County to allow building

June 11, 2003|by TARA REILLY

Washington County's ban on growth in rural residential areas was eased Tuesday when the County Commissioners voted to allow to move forward eight proposed subdivisions consisting of 313 housing units that had been held up by the moratorium.

The 3-1 vote came a month after the commissioners approved extending the moratorium up to the end of October.

Commissioners President Gregory I. Snook, Commissioners Vice President William J. Wivell and Commissioner James F. Kercheval voted to allow the proposed units to move ahead as long as preliminary plats for the developments are approved by the Planning Commission by Oct. 31.

A combined 313 units are to be built in eight subdivisions.

Snook, Kercheval and Wivell said Tuesday they supported allowing the housing units to move forward because the developers had already submitted costly preliminary plans before the moratorium was adopted.


Major rural residential development plans submitted after the moratorium took affect will not be considered for approval until the moratorium is lifted.

"The last board kind of enacted the moratorium fairly quickly," Snook said after Tuesday's meeting. "This was to be fair to everyone."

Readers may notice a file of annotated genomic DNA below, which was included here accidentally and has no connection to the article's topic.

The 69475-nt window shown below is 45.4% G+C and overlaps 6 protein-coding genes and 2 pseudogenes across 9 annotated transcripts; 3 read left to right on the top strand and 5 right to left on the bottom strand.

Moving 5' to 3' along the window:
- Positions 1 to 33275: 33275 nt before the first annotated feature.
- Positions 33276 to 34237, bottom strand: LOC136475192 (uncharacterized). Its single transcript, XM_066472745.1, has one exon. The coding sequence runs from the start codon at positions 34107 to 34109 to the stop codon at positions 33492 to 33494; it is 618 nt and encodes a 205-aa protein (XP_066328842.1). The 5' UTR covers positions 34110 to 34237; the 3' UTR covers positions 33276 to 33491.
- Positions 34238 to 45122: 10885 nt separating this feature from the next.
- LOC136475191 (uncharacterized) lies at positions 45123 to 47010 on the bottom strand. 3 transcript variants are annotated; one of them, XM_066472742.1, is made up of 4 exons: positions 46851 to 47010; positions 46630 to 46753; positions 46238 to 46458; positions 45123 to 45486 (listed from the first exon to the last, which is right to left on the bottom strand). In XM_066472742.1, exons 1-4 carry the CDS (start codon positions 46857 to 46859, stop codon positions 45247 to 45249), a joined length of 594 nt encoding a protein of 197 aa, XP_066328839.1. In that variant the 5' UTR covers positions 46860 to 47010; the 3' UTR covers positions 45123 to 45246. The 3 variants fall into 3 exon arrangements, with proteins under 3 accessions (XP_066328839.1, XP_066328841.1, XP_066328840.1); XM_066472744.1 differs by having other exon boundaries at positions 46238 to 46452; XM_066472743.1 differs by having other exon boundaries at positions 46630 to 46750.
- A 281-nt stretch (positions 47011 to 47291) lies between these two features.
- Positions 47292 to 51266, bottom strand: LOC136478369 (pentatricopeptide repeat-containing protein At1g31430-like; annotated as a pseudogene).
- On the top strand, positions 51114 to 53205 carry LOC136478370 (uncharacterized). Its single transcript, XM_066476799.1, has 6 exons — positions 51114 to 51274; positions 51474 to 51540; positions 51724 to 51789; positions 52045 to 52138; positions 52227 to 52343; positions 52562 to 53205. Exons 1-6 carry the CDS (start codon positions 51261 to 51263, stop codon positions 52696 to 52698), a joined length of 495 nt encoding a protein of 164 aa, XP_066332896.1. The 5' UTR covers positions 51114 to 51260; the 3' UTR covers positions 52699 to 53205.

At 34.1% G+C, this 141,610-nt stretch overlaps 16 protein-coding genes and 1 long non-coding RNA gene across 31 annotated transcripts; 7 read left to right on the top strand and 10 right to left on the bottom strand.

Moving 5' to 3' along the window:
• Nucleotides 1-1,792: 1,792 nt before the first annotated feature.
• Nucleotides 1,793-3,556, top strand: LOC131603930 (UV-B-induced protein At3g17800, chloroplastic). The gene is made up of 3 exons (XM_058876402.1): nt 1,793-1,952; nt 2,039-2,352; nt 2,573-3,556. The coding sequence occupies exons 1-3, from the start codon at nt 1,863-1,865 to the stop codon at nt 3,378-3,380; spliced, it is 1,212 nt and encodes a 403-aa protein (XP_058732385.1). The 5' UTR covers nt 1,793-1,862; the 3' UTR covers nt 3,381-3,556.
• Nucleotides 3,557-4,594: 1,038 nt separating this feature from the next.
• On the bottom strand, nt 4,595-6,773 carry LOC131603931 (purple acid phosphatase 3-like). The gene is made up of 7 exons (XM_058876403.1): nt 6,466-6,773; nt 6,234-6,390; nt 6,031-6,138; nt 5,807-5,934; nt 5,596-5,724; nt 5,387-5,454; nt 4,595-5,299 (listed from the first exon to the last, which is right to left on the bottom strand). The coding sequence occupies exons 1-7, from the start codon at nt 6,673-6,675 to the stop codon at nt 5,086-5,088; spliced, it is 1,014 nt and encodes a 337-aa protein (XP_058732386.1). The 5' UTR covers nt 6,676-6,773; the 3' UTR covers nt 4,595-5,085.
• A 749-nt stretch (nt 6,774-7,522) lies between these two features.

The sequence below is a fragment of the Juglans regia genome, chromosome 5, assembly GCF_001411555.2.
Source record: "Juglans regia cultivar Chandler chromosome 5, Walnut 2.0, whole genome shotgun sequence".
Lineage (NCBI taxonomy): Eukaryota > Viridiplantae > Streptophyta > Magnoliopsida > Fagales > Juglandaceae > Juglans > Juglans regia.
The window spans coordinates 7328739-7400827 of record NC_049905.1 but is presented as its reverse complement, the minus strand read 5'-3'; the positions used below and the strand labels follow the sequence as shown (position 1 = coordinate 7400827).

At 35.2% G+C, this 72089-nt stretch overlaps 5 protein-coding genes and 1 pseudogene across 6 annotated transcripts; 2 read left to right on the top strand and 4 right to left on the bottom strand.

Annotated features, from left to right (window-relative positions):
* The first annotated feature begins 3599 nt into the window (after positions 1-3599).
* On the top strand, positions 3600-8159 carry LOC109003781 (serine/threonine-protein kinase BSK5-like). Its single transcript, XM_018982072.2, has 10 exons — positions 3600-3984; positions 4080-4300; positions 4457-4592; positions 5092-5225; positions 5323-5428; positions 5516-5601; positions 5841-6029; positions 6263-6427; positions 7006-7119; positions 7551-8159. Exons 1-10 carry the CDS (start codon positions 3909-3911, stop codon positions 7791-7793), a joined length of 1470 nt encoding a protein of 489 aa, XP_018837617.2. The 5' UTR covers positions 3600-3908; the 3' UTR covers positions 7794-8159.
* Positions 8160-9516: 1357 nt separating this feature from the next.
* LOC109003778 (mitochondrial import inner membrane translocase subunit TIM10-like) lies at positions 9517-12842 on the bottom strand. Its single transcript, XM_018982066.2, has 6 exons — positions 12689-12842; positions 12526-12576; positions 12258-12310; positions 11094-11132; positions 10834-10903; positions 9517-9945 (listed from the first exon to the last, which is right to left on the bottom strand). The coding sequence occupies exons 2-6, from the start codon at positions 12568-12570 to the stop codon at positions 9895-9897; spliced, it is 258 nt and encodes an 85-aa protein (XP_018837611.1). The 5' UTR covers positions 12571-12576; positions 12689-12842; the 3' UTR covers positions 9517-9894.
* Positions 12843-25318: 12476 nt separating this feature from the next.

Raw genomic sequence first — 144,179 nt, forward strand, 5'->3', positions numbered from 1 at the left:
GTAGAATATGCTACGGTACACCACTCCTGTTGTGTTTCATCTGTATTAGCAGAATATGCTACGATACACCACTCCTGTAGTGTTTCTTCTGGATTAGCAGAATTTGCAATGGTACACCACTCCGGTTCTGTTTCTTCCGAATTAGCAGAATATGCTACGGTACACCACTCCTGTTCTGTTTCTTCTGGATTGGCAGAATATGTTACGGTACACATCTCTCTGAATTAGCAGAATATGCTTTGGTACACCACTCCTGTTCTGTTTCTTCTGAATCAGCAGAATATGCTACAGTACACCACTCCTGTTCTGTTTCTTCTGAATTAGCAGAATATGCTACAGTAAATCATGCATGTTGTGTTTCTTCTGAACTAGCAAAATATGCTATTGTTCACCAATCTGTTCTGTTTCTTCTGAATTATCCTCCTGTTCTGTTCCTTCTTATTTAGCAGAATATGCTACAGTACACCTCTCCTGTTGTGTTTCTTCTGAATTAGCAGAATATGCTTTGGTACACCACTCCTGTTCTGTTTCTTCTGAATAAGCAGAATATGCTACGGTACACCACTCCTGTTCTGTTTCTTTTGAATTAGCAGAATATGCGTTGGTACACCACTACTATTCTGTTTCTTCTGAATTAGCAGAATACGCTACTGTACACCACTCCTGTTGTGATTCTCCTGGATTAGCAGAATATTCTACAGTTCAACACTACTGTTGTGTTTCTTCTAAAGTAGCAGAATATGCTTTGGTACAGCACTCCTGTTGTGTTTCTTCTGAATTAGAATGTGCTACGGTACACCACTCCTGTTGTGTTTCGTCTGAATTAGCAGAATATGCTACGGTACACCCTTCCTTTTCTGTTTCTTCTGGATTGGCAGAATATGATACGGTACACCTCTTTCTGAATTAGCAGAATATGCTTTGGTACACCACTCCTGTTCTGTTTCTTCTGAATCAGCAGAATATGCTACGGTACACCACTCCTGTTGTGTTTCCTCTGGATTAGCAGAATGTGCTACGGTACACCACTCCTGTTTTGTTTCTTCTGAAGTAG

"I tried to put myself in the shoes of the property owners," Wivell said after the meeting.

Snook and Wivell said Tuesday night they think the proposed 313 housing units will decrease as the developments move through the planning process and must meet environmental and infrastructure requirements.

Commissioner Doris J. Nipps voted against allowing the developments to proceed. Commissioner John C. Munson was not at the meeting.

The former board of commissioners approved the moratorium at the end of October 2002 to protect farmland and to keep the county's ground water supply from drying up.

The moratorium applies to residential subdivisions of six or more lots on land outside the designated Urban or Town Growth areas, which are areas where growth is encouraged.

It does not apply to the issuance of building permits.

Developers and others in the building industry have asked that the moratorium be lifted. Preservationists have said it's a necessary tool to control growth.

Snook and Wivell said they think the moratorium is still effective in controlling development in rural areas, despite allowing the 313 housing units to move forward.

They said property owners are no longer submitting plans for major subdivisions outside of nongrowth areas because they know they will not be accepted by the county.

"People know it's in place, and they're not submitting them," Wivell said.

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